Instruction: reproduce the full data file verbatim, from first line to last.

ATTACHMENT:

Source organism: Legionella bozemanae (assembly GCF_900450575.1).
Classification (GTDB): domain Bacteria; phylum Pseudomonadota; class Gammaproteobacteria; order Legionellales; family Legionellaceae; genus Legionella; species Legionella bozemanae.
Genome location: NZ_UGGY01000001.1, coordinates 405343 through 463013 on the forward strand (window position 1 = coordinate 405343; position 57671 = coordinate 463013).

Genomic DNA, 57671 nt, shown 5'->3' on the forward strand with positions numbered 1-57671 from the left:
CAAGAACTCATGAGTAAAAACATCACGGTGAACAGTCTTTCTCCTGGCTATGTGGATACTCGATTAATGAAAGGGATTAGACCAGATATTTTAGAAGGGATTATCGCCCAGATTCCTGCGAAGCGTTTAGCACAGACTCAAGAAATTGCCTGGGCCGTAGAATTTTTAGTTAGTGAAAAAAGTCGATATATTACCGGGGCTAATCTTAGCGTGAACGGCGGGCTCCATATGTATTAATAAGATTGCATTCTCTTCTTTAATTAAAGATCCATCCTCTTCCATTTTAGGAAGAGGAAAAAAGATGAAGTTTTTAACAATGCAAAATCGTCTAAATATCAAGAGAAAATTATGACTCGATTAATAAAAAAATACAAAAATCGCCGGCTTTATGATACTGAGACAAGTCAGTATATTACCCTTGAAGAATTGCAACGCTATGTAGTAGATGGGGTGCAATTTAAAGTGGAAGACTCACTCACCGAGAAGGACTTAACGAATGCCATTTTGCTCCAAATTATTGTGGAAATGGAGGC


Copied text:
Source organism: Legionella bozemanae (assembly GCF_900450575.1).
Classification (GTDB): domain Bacteria; phylum Pseudomonadota; class Gammaproteobacteria; order Legionellales; family Legionellaceae; genus Legionella; species Legionella bozemanae.
Genome location: NZ_UGGY01000001.1, coordinates 405343 through 463013 on the forward strand (window position 1 = coordinate 405343; position 57671 = coordinate 463013).

Genomic DNA, 57671 nt, shown 5'->3' on the forward strand with positions numbered 1-57671 from the left:
CAAGAACTCATGAGTAAAAACATCACGGTGAACAGTCTTTCTCCTGGCTATGTGGATACTCGATTAATGAAAGGGATTAGACCAGATATTTTAGAAGGGATTATCGCCCAGATTCCTGCGAAGCGTTTAGCACAGACTCAAGAAATTGCCTGGGCCGTAGAATTTTTAGTTAGTGAAAAAAGTCGATATATTACCGGGGCTAATCTTAGCGTGAACGGCGGGCTCCATATGTATTAATAAGATTGCATTCTCTTCTTTAATTAAAGATCCATCCTCTTCCATTTTAGGAAGAGGAAAAAAGATGAAGTTTTTAACAATGCAAAATCGTCTAAATATCAAGAGAAAATTATGACTCGATTAATAAAAAAATACAAAAATCGCCGGCTTTATGATACTGAGACAAGTCAGTATATTACCCTTGAAGAATTGCAACGCTATGTAGTAGATGGGGTGCAATTTAAAGTGGAAGACTCACTCACCGAGAAGGACTTAACGAATGCCATTTTGCTCCAAATTATTGTGGAAATGGAGGC